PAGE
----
Concretely, what does a rugby match looks like in Malta?
Games are generally played smoothly, as the rugby Community is small enough and we all know each other. A few clashes, but seriously nothing big compared to what we know in France. We only have one pitch, on which we play all of our games, and the difference Home/Away is only on the club which must provide the balls, or to host the opposing team in its own club house (usually a bar or a club somewhere on the island). On a training level, we are obliged to train on synthetic soccer fields, and games warm up as well as training are entirely different than in France, where the mental dimension and preparation are much more important. Here, apart from a few exceptions, rugby is not a way of living or a religion as it can be in France, but rather a hobby (especially for the Maltese, as expats would usually keep their own country mentality).
The third half is usually done in the bar or the nightclub which sponsors the rugby club, and with the Maltese established reputation in terms of night life, they often ends in the same way as in France, crawling! Even if proper stupid games are less frequent, we’re trying to bring our third half culture as much as we can, with games usually involved (breaking ice cubes with your head, drinking games, etc….). Once again, the beers, rum, ricard and other whiskies at €2 help strongly.
What about the international level… Has it ever tempted you? You are eligible!
The Maltese international level is equivalent to a good federal 2 level maybe federal 1 even, with 75% of the players coming from English, Welsh or even French clubs (one of the players was still Espoir in Mont de Marsan last year) of very good standards. For my part, I was supposed to integrate the selected local squad to begin, but following all my injuries, I never really had my chance. And frankly, I am a clown much better in third halves than in the first 2. My English prop good friend, with whom we “insult” each other on a daily basis (great French-English friendship) and who arrived at the club at the same time as me, has managed to break through, and is now part of the starting 15 of the Maltese selection. Extremely happy for him, and a small personal disappointment for me as the story would have been beautiful…
Is there a 7s Rugby culture, as in some “small” countries?
Rugby sevens for the men only happens once a year during a tournament held in Gozo, but women’s rugby in Malta is actually only Rugby seven’s so far (no 15s). Every Saturday, the three women’s teams play against each other on a small tournament, which lasts throughout the year, paired with a rugby tournament of 5 a side for new players, or for the ones coming back from injury, or basically similar that a reserve in France, with also a few international tournaments organised during the year including Italian, Czech or Swiss teams.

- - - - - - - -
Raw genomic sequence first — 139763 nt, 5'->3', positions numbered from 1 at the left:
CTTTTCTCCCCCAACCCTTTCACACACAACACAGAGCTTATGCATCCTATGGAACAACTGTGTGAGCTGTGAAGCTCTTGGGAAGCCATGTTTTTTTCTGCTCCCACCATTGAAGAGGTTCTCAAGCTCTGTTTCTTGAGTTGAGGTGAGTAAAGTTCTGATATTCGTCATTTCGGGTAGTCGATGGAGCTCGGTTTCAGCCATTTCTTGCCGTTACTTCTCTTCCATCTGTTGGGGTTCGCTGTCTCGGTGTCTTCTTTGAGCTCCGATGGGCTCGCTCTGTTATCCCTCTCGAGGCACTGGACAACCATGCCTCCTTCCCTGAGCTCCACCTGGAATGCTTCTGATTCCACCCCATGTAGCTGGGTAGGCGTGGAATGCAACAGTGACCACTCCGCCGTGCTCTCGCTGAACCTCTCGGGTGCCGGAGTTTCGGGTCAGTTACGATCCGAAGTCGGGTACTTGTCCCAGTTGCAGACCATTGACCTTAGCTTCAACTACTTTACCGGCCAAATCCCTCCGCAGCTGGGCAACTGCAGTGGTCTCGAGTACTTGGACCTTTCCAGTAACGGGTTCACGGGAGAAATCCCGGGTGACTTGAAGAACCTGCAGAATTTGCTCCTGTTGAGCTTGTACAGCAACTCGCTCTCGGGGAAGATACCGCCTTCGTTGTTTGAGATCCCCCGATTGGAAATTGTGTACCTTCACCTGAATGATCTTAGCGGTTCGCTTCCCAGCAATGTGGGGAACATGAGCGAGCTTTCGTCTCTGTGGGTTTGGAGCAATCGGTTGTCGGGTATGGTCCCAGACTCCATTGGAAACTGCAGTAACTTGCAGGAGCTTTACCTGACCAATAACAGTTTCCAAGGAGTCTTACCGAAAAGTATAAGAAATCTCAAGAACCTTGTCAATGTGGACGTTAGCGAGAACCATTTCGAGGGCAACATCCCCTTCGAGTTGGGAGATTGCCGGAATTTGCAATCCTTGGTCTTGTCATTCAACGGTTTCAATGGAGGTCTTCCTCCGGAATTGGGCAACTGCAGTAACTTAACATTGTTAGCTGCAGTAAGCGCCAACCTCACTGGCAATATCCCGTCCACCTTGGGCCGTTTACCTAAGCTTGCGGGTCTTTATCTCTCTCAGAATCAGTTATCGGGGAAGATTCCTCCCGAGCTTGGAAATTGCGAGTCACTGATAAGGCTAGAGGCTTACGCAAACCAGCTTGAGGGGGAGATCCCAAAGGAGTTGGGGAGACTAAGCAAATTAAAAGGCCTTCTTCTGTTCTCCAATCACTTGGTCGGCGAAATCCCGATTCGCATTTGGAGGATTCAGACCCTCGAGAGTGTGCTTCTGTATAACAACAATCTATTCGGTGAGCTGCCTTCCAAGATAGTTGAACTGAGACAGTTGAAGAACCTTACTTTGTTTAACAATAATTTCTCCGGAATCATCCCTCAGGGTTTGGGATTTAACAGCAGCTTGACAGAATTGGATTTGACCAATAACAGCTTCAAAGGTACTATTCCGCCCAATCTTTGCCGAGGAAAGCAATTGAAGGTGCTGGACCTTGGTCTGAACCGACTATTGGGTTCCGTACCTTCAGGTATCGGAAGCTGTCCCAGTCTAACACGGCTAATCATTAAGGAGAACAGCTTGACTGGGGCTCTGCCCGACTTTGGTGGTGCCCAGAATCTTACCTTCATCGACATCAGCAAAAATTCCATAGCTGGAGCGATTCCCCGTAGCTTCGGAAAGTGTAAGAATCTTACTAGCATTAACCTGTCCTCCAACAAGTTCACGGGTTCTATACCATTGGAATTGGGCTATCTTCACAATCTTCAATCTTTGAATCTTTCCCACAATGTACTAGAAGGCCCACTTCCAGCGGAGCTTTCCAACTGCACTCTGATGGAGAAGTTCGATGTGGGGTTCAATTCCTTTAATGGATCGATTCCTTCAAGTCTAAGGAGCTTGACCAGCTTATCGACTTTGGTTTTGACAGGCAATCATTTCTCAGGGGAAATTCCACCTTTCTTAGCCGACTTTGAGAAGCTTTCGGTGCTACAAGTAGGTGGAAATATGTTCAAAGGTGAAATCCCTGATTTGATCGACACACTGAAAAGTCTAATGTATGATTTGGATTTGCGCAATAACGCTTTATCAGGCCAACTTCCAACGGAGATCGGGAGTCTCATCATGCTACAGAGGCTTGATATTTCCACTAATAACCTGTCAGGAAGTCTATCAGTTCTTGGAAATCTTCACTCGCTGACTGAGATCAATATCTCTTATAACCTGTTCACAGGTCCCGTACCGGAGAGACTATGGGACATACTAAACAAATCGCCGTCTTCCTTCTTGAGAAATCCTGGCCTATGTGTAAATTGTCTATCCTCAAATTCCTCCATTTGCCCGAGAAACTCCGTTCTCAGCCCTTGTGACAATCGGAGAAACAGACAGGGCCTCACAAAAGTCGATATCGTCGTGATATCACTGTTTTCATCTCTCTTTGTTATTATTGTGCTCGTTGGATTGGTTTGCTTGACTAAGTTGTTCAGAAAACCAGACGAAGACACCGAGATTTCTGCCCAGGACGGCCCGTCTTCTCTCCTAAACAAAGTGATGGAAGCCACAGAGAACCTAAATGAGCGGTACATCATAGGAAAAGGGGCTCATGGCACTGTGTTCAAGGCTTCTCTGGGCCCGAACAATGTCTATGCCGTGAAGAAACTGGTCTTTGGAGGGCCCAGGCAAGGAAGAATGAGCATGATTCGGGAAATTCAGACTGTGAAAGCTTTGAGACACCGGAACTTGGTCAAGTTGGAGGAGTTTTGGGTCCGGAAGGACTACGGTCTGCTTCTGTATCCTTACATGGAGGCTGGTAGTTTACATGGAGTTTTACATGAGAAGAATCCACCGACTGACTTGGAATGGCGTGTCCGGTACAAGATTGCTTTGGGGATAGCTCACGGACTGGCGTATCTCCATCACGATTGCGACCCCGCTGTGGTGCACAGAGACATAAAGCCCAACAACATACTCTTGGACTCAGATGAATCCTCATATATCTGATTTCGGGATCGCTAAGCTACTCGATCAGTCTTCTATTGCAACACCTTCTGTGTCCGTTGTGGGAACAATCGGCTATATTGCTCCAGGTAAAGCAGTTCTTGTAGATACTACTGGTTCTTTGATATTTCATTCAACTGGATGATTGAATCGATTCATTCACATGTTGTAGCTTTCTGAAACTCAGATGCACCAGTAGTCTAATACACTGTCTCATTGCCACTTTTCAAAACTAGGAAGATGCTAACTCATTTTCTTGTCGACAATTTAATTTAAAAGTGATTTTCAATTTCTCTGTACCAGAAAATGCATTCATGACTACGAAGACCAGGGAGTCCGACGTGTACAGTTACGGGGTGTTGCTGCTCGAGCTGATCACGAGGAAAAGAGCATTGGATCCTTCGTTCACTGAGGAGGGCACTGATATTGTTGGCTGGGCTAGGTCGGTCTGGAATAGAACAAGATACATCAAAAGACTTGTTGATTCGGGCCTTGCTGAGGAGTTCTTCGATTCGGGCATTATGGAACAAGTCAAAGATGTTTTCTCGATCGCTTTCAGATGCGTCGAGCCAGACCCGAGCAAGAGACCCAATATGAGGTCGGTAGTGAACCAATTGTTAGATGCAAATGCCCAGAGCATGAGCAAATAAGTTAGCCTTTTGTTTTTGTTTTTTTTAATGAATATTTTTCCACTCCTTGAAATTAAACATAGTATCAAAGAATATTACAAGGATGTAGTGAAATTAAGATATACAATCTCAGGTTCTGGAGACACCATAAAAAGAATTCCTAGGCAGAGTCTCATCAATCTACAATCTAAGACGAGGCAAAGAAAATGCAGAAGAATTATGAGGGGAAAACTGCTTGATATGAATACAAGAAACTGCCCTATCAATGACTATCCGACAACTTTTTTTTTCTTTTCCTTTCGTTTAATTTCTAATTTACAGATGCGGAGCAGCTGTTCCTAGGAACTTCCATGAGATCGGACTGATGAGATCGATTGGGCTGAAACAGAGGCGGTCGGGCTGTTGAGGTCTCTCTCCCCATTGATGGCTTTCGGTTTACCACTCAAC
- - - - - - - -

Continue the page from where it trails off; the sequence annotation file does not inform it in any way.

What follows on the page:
Lots of things could be made in Malta to further develop this sport. A greater presence in the media and schools seems to me to be necessary, but I have to admit that it is happening for the past few months. A greater partnership with the neighbouring countries (Sicily, Italy, France) could be very beneficial. Real training grounds as well, as we cannot really do any contact (except during our games obviously), due to the fact we practice on synthetic football pitches. Thanks to the many languages schools, and to a huge touristic sector in this country, it is an ideal destination for any young person who would like to learn English, have an experience abroad, while playing rugby and taking advantage of the benefits of Maltese life (sun, landscapes, quality of life, night-life etc..).
It should however be confessed that all our games are broadcasted on TV, with also a weekly program similar to “Canal Rugby Club” without Isabelle (Sob!) broadcasted on public channels, and with the local newspapers having a whole page every Sunday dedicated to our League. For “small level” players as we are, nothing better than meeting up with a few team-mates in the middle of the week, in a pub, with a few pints of Cisk (the local beer), while watching our game from the previous week end!
Finally, I want to conclude by saying that for any French, young or not so young, Malta is an ideal destination in Europe as the professional opportunities are numerous, the quality of life is seriously class, and rugby truly exists!
Support on social networks is also extremely important, so here are the different addresses to contact us or simply follow us, knowing that the Facebook group is the most reactive of the three options.
The club has just won the Cup!
Article Translated From: www.lerugbynistere.fr